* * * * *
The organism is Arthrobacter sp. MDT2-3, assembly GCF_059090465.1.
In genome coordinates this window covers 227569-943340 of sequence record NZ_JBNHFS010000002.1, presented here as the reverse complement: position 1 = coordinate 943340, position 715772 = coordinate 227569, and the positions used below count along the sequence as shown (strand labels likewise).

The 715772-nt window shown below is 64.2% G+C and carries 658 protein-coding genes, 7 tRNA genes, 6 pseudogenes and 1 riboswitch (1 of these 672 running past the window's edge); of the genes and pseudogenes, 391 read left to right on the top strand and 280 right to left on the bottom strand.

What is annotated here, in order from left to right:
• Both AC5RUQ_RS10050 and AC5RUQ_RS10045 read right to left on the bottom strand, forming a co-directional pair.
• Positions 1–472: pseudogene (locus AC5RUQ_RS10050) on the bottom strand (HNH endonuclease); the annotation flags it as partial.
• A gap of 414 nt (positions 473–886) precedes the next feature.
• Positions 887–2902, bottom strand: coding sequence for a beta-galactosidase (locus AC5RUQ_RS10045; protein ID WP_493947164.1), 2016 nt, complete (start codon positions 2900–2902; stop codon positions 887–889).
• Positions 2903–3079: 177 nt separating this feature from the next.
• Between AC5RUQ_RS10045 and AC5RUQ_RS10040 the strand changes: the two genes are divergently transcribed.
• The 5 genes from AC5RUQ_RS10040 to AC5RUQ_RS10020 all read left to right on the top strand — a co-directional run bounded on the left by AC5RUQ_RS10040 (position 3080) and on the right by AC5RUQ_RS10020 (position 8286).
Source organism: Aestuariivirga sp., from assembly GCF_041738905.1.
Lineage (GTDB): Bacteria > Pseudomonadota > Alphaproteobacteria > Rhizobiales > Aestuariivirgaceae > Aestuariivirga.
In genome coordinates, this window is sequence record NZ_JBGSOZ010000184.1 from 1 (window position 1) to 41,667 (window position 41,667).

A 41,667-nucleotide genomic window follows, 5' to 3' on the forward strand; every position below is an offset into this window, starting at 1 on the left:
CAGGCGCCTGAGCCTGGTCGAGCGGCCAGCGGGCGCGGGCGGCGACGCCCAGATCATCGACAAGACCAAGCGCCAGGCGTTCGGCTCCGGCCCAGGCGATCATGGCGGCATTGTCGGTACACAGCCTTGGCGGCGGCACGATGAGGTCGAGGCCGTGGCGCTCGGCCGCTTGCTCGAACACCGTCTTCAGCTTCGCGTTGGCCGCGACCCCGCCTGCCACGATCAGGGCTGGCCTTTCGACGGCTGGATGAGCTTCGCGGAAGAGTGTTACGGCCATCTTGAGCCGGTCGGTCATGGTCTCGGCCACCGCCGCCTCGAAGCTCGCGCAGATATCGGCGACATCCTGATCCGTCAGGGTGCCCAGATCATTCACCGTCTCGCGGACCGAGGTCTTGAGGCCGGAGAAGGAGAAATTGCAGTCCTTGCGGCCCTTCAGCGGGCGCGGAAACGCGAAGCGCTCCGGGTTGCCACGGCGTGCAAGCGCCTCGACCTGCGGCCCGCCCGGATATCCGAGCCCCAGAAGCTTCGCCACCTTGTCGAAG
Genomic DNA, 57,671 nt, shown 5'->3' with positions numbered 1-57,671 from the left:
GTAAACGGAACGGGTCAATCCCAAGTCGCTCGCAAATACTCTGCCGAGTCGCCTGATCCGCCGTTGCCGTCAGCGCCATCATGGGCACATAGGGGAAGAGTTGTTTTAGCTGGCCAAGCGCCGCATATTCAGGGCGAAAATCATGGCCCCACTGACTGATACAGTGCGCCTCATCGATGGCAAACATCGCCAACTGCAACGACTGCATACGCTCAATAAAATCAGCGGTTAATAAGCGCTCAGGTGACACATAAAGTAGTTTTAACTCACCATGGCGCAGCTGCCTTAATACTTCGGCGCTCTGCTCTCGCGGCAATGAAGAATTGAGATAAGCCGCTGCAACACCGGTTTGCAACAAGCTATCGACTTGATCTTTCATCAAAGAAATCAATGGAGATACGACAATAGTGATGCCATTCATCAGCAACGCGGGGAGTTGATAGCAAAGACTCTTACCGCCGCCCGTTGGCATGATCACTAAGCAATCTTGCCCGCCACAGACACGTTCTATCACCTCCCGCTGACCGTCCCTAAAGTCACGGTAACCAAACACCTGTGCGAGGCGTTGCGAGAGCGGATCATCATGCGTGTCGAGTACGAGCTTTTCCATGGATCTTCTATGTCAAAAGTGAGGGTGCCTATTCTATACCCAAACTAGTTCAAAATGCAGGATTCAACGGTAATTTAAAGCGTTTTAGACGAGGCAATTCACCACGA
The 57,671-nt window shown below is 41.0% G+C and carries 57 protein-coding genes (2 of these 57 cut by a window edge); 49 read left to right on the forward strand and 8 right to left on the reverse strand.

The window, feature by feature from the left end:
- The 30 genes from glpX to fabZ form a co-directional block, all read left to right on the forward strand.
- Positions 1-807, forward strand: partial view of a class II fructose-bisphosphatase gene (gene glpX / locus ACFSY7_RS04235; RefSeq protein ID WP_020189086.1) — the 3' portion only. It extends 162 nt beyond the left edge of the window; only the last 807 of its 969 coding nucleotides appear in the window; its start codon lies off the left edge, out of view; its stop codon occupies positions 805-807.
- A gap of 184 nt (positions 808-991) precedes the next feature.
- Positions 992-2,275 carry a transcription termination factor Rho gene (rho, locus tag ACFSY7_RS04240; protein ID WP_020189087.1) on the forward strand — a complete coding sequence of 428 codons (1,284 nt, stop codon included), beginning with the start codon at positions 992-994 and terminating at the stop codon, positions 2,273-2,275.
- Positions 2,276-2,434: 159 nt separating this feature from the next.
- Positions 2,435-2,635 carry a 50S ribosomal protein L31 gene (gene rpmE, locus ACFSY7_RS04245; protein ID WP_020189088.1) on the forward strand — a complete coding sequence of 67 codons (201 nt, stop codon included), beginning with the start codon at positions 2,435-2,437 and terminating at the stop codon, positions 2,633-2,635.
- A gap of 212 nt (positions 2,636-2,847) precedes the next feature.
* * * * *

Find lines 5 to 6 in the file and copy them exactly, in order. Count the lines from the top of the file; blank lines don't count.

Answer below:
• Both AC5RUQ_RS10050 and AC5RUQ_RS10045 read right to left on the bottom strand, forming a co-directional pair.
• Positions 1–472: pseudogene (locus AC5RUQ_RS10050) on the bottom strand (HNH endonuclease); the annotation flags it as partial.